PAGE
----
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The essential guide to the French future tense

In French, there are two kinds of future: the immediate future and the future simple.

Let’s see how that works and how to use it!

Immediate Future

The immediate future is the equivalent in English of “to be going to”. In fact, in French, we will use the verb “to go” at the present tense, in the same way English people would use it to talk about an action they are going to undertake.

I am going to work will then be translated by “je vais travailler”.

The conjugation of the verb “aller” (to go) in French at the present tense is the following:

Je vais

Tu vas

Il/Elle va

Nous allons

Vous allez

Ils vont

Then, you only have to add the infinitive of the verb you want to use, and you get the immediate future of your sentence.

Example: “We are going to swim in the pool” will be translated by “Nous allons nager a la piscine“.

Future simple

The French future simple is however totally different from its English counterpart.

In French, the future simple is a simple one-word form. Therefore, we need to distinguish the radical from its ending.

If the verb ends with ER (eg. chanter=to sing) or IR (eg. finir=to finish), you just need to add the future ending which we will see after.

If the verb ends with RE (eg. prendre=to take), you need to replace the last letter by the correct future termination.

And good news, the termination will stay the same no matter the group the verb belongs to!

The immediate future is the equivalent in English of “to be going to”. In fact, in French, we will use the verb “to go” at the present tense, in the same way English people would use it to talk about an action they are going to undertake.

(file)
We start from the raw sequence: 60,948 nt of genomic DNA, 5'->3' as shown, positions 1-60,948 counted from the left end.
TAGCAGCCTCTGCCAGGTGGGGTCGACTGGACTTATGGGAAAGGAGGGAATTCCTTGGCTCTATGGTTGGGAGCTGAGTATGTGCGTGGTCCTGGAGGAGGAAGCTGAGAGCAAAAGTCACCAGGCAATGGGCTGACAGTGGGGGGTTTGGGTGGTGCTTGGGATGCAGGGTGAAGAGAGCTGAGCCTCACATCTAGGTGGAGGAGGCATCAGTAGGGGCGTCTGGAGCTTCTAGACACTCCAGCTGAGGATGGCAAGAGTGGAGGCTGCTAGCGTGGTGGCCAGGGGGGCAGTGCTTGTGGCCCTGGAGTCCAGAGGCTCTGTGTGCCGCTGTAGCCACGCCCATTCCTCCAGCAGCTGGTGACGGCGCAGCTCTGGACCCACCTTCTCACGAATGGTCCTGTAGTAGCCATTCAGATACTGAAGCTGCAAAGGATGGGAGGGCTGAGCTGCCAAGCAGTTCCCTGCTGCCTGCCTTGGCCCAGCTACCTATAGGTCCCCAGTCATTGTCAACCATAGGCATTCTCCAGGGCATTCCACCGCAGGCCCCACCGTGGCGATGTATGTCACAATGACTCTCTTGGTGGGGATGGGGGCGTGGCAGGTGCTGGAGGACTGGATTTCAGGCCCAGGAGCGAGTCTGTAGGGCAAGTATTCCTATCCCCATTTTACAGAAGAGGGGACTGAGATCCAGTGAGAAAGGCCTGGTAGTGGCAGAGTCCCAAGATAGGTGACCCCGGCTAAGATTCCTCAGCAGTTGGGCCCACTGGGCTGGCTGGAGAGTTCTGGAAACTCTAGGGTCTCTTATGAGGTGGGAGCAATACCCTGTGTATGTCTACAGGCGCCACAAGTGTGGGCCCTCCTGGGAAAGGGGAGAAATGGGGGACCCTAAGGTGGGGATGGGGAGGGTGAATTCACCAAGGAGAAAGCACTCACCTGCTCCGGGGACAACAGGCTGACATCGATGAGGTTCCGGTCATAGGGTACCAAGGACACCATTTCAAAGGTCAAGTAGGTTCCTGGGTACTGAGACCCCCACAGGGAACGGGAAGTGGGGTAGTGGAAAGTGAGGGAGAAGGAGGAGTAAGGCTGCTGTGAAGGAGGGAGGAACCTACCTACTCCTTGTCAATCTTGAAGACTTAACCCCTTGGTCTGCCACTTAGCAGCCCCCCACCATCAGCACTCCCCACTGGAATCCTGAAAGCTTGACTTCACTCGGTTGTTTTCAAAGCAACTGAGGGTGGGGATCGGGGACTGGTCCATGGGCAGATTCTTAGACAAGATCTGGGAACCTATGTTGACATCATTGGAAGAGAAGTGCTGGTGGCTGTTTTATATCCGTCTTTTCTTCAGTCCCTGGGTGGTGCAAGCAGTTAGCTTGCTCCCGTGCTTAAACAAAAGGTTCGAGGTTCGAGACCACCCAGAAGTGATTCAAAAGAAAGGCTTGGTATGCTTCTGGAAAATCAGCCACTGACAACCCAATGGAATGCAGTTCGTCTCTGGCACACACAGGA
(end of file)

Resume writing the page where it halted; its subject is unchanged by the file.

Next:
As you can see, the ending never changes. The only thing that changes is whether you need to add the ending at the end of the infinitive or in place of the last letter of the verb.

Yet, there are some irregular verbs (of course!) that will not be as simple to remember. But don’t worry, there are not many of them.

We can divide the irregular forms of the future tense in two categories: verbs with spelling changes, and verbs with irregular stems.

  • Verbs with spelling changes have their future form almost unchanged, there will just be an accent or a double consonant that will make it vary a little from their normal future form. For instance, the verb “acheter” (to buy) will become at the first person of singular: “j’achèterai“. The only difference with the regular forms is the accent grave added on the first e -> è.
  • Verbs with irregular stems however don’t follow any pattern. There are fifteen of them. We will only see here the five more important. For each of them, we will write its radical. Remember that the endings of future verbs do not change and keep following the pattern written on the table above. Aller (to go) : ir-, Avoir (to have): aur-, Etre (to be): ser-, Faire (to do, to make): fer-, Venir (to come): viendr-.

Examples:

  • You will come with us :Tu viendras avec nous.
  • I will drink some French wine :Je boirai du vin français.
  • They will do their homework :Ils feront leurs devoirs.

Summary:

Future immediate: person + to go in the present tense + infinitive.

Future simple: person + verb in its future form as seen above.

I hope you enjoyed our lesson on the Future with French Lessons Australia! To get more information on our language school and its options. Send us email at info@french-lessons-australia.com

 

 

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